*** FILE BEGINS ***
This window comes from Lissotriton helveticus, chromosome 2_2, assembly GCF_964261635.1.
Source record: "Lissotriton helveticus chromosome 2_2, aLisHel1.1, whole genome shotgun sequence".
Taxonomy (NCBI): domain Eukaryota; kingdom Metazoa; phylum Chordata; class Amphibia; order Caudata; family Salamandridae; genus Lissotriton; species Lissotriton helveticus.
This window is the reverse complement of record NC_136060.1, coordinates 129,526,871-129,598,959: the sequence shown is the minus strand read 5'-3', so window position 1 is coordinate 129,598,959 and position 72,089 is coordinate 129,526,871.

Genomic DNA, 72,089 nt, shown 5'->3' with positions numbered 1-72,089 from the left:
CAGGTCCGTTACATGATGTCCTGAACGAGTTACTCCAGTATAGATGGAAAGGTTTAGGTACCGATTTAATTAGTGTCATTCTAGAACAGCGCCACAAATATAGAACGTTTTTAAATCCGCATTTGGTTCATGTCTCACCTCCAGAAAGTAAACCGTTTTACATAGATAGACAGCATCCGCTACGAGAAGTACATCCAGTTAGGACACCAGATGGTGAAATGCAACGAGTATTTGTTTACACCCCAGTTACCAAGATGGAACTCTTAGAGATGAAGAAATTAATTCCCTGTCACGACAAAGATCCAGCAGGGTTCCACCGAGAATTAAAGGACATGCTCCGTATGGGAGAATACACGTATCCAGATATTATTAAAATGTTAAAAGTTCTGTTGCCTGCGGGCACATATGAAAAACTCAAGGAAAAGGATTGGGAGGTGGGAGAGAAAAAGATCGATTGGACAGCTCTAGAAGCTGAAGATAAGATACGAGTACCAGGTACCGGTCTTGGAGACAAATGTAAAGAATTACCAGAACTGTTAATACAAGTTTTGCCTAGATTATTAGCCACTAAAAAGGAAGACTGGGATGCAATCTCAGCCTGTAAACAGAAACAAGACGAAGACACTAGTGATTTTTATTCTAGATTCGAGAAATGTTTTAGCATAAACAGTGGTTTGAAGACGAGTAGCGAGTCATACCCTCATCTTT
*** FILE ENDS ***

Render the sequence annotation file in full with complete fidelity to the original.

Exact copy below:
This window comes from Lissotriton helveticus, chromosome 2_2, assembly GCF_964261635.1.
Source record: "Lissotriton helveticus chromosome 2_2, aLisHel1.1, whole genome shotgun sequence".
Taxonomy (NCBI): domain Eukaryota; kingdom Metazoa; phylum Chordata; class Amphibia; order Caudata; family Salamandridae; genus Lissotriton; species Lissotriton helveticus.
This window is the reverse complement of record NC_136060.1, coordinates 129,526,871-129,598,959: the sequence shown is the minus strand read 5'-3', so window position 1 is coordinate 129,598,959 and position 72,089 is coordinate 129,526,871.

Genomic DNA, 72,089 nt, shown 5'->3' with positions numbered 1-72,089 from the left:
CAGGTCCGTTACATGATGTCCTGAACGAGTTACTCCAGTATAGATGGAAAGGTTTAGGTACCGATTTAATTAGTGTCATTCTAGAACAGCGCCACAAATATAGAACGTTTTTAAATCCGCATTTGGTTCATGTCTCACCTCCAGAAAGTAAACCGTTTTACATAGATAGACAGCATCCGCTACGAGAAGTACATCCAGTTAGGACACCAGATGGTGAAATGCAACGAGTATTTGTTTACACCCCAGTTACCAAGATGGAACTCTTAGAGATGAAGAAATTAATTCCCTGTCACGACAAAGATCCAGCAGGGTTCCACCGAGAATTAAAGGACATGCTCCGTATGGGAGAATACACGTATCCAGATATTATTAAAATGTTAAAAGTTCTGTTGCCTGCGGGCACATATGAAAAACTCAAGGAAAAGGATTGGGAGGTGGGAGAGAAAAAGATCGATTGGACAGCTCTAGAAGCTGAAGATAAGATACGAGTACCAGGTACCGGTCTTGGAGACAAATGTAAAGAATTACCAGAACTGTTAATACAAGTTTTGCCTAGATTATTAGCCACTAAAAAGGAAGACTGGGATGCAATCTCAGCCTGTAAACAGAAACAAGACGAAGACACTAGTGATTTTTATTCTAGATTCGAGAAATGTTTTAGCATAAACAGTGGTTTGAAGACGAGTAGCGAGTCATACCCTCATCTTT